And Google in turn would try to sort of bring those two things together in some sort of statistical way in terms of how they would meet the query and the answer, and give us results going from the most accurate to the least accurate, one that’s sort of like a leader board.
And we will then have to act almost like a filter, going from result to result trying to see if that actually answered a query or not. And if it didn’t then we would have to repeat the search.

It is a very imperfect world that worked only because you had no other choice. And as the web grows in information, as the information out there grows in terms of size and density and complexity and as our needs also increase in direct proportion to that, something else had to be put in place.

And semantic search is, in many ways is the ultimate answer, because it is scalable, it is infinitely refine able, and is almost infinitely personalisable. And I have to explain these things.

It’s scalable in terms of it can keep them growing and keep pace with the web as it grows. So there is no point where the web will ever become too big for search. It is personalisable because they weight minds signals and information. It tries to understand completely what we ask in terms of the intent as well as the search query. Almost like a person would.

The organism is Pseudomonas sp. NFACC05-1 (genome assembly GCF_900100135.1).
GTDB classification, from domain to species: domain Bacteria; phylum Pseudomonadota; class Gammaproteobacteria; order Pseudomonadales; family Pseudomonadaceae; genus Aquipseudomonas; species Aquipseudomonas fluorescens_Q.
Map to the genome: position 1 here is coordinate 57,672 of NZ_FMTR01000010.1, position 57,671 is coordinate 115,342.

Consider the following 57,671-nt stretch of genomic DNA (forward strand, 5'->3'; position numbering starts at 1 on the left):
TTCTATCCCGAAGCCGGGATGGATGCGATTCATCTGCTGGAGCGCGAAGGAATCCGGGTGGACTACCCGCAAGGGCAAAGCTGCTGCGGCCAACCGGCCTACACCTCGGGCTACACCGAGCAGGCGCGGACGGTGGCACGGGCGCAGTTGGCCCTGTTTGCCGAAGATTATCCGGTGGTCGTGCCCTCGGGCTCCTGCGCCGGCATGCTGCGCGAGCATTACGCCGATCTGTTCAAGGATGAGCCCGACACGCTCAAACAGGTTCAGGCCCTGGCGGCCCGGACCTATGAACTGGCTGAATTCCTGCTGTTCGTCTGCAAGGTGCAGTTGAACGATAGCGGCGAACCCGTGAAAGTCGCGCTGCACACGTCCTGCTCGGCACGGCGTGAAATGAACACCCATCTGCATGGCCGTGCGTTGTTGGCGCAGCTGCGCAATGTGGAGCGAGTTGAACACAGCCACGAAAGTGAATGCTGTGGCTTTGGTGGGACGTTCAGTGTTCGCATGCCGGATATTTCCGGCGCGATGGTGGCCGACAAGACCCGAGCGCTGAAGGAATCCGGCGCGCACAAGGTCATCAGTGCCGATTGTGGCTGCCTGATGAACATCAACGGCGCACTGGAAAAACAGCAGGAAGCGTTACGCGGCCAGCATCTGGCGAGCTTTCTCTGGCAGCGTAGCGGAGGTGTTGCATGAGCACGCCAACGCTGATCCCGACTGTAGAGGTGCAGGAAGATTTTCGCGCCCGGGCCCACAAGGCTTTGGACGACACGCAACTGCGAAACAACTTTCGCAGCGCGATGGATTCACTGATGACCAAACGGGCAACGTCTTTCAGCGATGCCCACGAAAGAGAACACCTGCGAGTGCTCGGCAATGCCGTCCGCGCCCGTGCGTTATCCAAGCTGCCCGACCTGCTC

So if you ask me for instance you know how was your holiday? And that’s all you say. You don’t have to say where I went or what I did or if I went to holiday. There’s a whole subtext to that kind of question, which a human understands because you are talking about perhaps the quality about where I went in terms of previous conversations we had. Or you are talking if it’s the first question. We haven’t met for a while. You’re saying, did you get enough rest, for instance, and now you are feeling refreshed.

Semantic search is up to trying to understand in the same depth and same events by linking in what we like in terms of patterns, social connection, our previous search queries. So it creates a very complete picture of how we look for things and what we are actually looking to find.

It does the same thing in terms of our complexity and nuance on their web in terms of the information that’s out there. So when it brings the two together theoretically will be a perfect match. So you’re going to ask a question and get a perfect answer.

Obviously we are not there yet. These are early days we are very in a sort of a between world and we are getting kind of mixed results. But this is when things become interesting. So I will leave it at that because obviously it’s a very complicated subject, technically, but it’s a fact sound and we going to start seeing them we are going to actually have seen them already in terms of how search works.

Ronnie: Okay, so then next in line is we have got Mark Traphagen and he has got a different angle a little bit about how all the Semantic web stuff and search is affecting our online behavior. And I think what he is going to talk about, and you can tell me if I’m wrong Mark, is something to do with authorship. So you are on.

Mark: I thought we are here to talk about ghosts and goblins because that’s how we answer. Yeah Absolutely! Google authorship is just a great laboratory for what David was just talking about because it’s one of the 1st places and one of the most visible places we are able to watch Google implementing or moving in the directions that David was just talking about.